The man on the boat, an 82-year-old woman who asked not to be named, had been in the neighborhood for about an hour when she saw the news report of a young man missing from the neighborhood.
She had heard the story from a neighbor, but she had never seen the suspect in the news.
Now she saw him again, walking down the street with a backpack full of his possessions.
The woman knew the man’s family, but this time she had been able to speak to him, and she knew he didn’t live in the area anymore.
“I don’t think it was a crime,” she said.
“But I didn’t want to let this guy down.”
She was about to ask the man why he was leaving, when a young woman appeared from behind a bush.
“Oh, I’m sorry, I didn ‘t see him,” she answered.
“Is he home?” the woman said, to which the man replied, “No, he ‘s on his way home.”
“He is a little upset that you took him away,” the woman replied.
The man left, but soon returned with his bag and the woman was able to call the police.
The next morning, when the woman returned home, she saw that the man had been arrested.
“You can’t make me stop you,” she told him.
“He has a few things in his bag,” he replied.
He was taken into custody and booked into jail.
In addition to the crime, the man was also charged with aggravated assault with a deadly weapon.
According to the Washington Post, the victim was able a day later to speak with police and find out that the police officer who was initially called to the scene had been working on the case for a month before the woman saw him.
The officer told the victim that there had been a break-in at a home and that the suspect was there when the break-ins were carried out.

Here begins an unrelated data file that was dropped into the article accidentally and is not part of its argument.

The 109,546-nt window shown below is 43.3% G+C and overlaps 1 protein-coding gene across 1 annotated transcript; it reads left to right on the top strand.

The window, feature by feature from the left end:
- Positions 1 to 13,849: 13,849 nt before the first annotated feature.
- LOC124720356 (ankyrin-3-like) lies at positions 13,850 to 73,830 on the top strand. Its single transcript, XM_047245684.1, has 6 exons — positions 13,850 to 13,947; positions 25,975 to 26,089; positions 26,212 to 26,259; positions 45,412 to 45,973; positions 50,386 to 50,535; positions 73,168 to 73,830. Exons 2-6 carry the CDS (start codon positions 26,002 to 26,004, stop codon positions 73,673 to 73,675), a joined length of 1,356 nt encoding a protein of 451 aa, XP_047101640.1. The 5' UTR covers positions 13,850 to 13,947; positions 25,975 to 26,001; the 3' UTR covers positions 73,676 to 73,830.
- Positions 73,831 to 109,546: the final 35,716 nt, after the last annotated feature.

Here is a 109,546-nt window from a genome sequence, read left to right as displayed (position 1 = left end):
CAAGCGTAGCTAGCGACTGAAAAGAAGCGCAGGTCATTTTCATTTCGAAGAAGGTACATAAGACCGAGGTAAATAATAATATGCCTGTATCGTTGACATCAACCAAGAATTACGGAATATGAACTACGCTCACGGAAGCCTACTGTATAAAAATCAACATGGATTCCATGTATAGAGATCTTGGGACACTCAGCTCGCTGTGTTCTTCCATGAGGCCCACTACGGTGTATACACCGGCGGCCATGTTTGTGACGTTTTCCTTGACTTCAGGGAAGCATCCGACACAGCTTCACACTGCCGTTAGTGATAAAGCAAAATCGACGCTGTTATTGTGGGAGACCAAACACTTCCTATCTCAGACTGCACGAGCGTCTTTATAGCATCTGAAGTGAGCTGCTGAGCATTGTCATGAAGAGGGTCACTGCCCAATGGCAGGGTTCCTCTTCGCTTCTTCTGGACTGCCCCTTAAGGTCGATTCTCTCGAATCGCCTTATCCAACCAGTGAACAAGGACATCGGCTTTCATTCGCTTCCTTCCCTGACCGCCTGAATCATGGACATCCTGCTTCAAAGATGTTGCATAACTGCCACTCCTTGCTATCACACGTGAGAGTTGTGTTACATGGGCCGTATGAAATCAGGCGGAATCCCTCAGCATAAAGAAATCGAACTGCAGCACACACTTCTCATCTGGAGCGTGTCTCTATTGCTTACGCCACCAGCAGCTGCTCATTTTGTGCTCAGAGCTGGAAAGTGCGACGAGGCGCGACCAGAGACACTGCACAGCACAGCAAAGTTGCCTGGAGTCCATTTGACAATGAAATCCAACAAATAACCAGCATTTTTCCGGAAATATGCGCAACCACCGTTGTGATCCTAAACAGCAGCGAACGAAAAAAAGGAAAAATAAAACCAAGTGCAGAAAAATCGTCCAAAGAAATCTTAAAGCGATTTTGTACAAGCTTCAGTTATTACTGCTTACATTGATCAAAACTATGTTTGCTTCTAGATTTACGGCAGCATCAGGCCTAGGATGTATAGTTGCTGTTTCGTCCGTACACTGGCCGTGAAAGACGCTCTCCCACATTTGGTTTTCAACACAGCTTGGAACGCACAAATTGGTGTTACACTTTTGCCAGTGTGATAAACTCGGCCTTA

The suspect was arrested the next day.
The investigation is ongoing, but the officer who called the victim has since been reassigned to another patrol area.
The victim is currently recovering from the incident and her family has not received any compensation.
The local police department has yet to respond to multiple requests for comment on the incident.
However, the officer has been placed on administrative leave.
In the end, police officers are not the only ones that can be fired for taking a break from the case.
Police officers can be dismissed for minor infractions such as drinking and using drugs.
If a police officer is charged with a crime and is subsequently convicted of a lesser charge, they can be demoted to the rank of sergeant or lower.
However the Washington Police Department is not a perfect agency.
Police departments can have internal investigations, and some departments even have their own courts system, where a suspect can face criminal charges for breaking the law.
According the Washington Metropolitan Police Department, the most recent data available, the number of complaints filed against officers who use excessive force rose by nearly 100 percent in 2016.